Tuesday, July 6, 2010

Part 2 of TheAlogy: A Spiritual Method of Inquiry: Stories as Vehicles of Truth

First off, I apologize for the fact that this blog post was written just as it poured out of my head. Very fast. The grammar and punctuation is a mess. Let's call this "an organic piece."

I think it is clear that people's stories themselves are very rarely representative of truth. In fact, so often, our stories are anything but. One thing I work hard at is showing my history students how our narratives and witness are always biased and distorted according to our cultural filters, our gender, our lived experience, age, sexuality, etc. If "fact" is so hard to determine through the vehicle of the human mind and words, then imagine how much harder it is for human beings to convey a perfect "Truth" with their words.

But that's not really what I meant by the use of narrative as a vehicle. I didn't mean that our words themselves convey the message but that the message is conveyed in the act of the telling, in the will itself to tell, and in the will to listen.

Clear as mud! LOL

The phrase that comes to mind (probably inappropriately) is "ears to hear." I used to listen to my father reading the gospels and would hear the words "whoever has ears to hear..." and I knew that this was when what Jesus was saying was really deeply important but was not immediately clear in a mundane sense.

I want to address two important components of my sense of narrative as a vehicle of spiritual inquiry. The first thing I want to address is empathy and compassion. When I'm listening to others in a normal context, I'm often upset by how absurd and imperfect they are. However,when I listen with my spiritual ears, I find that my sense of them shifts.

Understand there is *no* way I can explain how I do this. It is not rational in any way I can determine. When I listen to people in this way, I can often know things about them, a truth beneath their words. People are always telling us about their lives if we are listening. I listen to the way they pause or how their voices catch. I watch their faces.

As a child, people often told me things that they probably ought not to have disclosed to me. But I was the preacher's kid, so they weren't always clear about boundaries. I did learn how to sit with someone and hear them without showing anger or disgust. Once as a teenager, I said something about the uselessness of Vietnam. My uncle, who was trained as a medic but never went to war, exploded in anger at me. It was a curious moment. I never heard him raise his voice before and I have never heard it since. I listened to him rant some ridiculous conservative war-mongering stuff, but what I heard was his sense of profound guilt that he was safe when so many others he cared for died and his sadness and fear for his younger brother who did go and who still suffers today for it. It was an extraordinary experience for me. He was telling me a story but I might have just mistaken it for stupid anger if I hadn't been listening.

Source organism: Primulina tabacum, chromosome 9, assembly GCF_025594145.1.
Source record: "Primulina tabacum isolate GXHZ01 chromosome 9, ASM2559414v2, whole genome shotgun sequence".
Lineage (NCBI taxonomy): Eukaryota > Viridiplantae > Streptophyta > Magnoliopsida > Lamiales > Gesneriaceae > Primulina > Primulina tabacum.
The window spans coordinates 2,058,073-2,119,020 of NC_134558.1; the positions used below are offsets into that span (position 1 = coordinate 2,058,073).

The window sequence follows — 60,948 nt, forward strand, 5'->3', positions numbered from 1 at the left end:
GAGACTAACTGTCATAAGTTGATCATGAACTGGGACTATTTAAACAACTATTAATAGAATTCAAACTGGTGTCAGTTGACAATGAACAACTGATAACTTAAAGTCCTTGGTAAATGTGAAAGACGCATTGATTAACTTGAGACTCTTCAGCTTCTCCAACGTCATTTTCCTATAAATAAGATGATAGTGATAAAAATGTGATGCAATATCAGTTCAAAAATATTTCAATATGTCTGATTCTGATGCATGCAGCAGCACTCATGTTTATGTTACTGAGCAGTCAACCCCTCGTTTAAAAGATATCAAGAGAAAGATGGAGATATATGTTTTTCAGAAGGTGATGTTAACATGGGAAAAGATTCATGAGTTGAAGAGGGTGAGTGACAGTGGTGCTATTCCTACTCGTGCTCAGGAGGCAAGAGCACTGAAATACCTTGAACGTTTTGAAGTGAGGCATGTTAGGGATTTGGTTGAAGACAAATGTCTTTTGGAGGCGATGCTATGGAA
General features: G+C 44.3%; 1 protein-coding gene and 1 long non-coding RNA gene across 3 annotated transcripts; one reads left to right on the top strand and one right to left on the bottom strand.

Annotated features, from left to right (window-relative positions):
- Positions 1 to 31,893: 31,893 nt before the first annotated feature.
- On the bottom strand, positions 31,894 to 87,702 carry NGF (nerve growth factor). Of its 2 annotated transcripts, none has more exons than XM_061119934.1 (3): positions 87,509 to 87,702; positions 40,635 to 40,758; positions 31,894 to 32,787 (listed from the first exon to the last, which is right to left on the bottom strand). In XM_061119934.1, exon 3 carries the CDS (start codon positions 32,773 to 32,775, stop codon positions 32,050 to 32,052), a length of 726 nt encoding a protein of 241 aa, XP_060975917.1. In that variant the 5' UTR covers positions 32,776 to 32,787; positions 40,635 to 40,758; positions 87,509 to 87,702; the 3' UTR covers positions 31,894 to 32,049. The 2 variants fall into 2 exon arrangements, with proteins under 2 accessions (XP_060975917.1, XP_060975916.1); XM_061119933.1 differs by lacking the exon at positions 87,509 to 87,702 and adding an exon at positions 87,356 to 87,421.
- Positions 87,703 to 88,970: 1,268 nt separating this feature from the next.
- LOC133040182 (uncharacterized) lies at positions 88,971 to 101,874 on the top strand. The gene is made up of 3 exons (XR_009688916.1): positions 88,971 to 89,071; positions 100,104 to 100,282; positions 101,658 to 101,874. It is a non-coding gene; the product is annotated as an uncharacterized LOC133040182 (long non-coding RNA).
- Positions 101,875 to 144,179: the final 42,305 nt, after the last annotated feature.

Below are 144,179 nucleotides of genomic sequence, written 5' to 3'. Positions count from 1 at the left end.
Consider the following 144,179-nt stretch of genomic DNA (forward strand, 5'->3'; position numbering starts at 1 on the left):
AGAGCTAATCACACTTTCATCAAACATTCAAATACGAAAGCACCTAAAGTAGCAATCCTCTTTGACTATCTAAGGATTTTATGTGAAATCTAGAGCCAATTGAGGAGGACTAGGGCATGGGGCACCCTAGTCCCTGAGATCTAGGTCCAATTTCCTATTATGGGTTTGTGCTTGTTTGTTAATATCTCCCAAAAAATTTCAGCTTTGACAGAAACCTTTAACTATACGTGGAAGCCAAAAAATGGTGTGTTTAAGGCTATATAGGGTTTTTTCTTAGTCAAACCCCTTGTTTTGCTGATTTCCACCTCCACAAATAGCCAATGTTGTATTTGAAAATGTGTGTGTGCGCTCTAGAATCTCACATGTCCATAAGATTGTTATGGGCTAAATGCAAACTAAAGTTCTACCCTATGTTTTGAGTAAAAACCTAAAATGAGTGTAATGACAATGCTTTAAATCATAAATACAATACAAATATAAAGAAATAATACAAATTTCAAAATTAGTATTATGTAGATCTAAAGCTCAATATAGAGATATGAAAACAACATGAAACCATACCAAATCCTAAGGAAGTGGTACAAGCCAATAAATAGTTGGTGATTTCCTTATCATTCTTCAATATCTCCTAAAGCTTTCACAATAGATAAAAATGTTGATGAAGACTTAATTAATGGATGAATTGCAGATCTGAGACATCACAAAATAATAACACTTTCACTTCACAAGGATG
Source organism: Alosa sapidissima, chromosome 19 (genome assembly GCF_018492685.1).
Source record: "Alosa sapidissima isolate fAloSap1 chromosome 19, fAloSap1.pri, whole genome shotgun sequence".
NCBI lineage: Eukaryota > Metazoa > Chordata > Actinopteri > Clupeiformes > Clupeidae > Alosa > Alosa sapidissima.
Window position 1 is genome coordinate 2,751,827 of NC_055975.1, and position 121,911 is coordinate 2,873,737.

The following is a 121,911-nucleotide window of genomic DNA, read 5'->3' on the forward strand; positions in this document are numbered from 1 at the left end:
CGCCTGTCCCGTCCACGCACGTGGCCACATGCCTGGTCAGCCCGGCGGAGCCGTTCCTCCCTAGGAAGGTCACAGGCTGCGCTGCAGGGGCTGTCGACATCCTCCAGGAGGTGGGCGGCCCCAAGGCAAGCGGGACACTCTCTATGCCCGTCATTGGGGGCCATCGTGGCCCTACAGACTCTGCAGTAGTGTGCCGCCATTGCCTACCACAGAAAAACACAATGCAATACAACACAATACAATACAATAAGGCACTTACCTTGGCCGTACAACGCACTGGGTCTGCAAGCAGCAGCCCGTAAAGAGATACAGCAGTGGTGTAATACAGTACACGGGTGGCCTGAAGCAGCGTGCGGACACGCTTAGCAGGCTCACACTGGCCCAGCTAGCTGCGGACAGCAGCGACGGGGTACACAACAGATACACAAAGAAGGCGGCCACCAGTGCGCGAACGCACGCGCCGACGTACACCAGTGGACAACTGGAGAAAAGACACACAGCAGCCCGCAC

Another example from my family is when we asked my grandfather what happened to his sister who died in the '20s. "She burned up," was all he would say. That was all he needed to say. The memory of that shortest of stories, the loss and the horror and the pain of it, makes me cry even today.

Very often, people have disclosed information to me that they had kept hidden and I find that I already knew it. The only way I can think to explain this is that the words themselves, the desire for one human being to be known and loved by another human being opens a conduit between them.

I also find that one can listen deeply to written narratives. I like to practice this with primary sources. My students and I practice a creative analysis. Beneath lies and misdirection, banality, politics and pedantry, I often find this exquisite...what is it? Truth? No. Let's just call it a Song. It is a human song of desire and fear...so much like the cry of an infant.

And this is the thing that calls me to answer that of God in others, even when I find them cruel, or ridiculous, or stupid. I hear their imperfection and need as one hears a baby's cry and I find I cannot hate them. It is their need for each other and for the Divine that is "the Clue", "the Message in a Bottle" that directs me back toward the Sacred every time. We *need* each other- not just to stay alive in our bodies but to stay alive in our souls. The worst injuries any of us can receive is to have our ability to connect to others injured or severed. Those who are thus soul-injured are those who are most likely to bring hell upon the earth.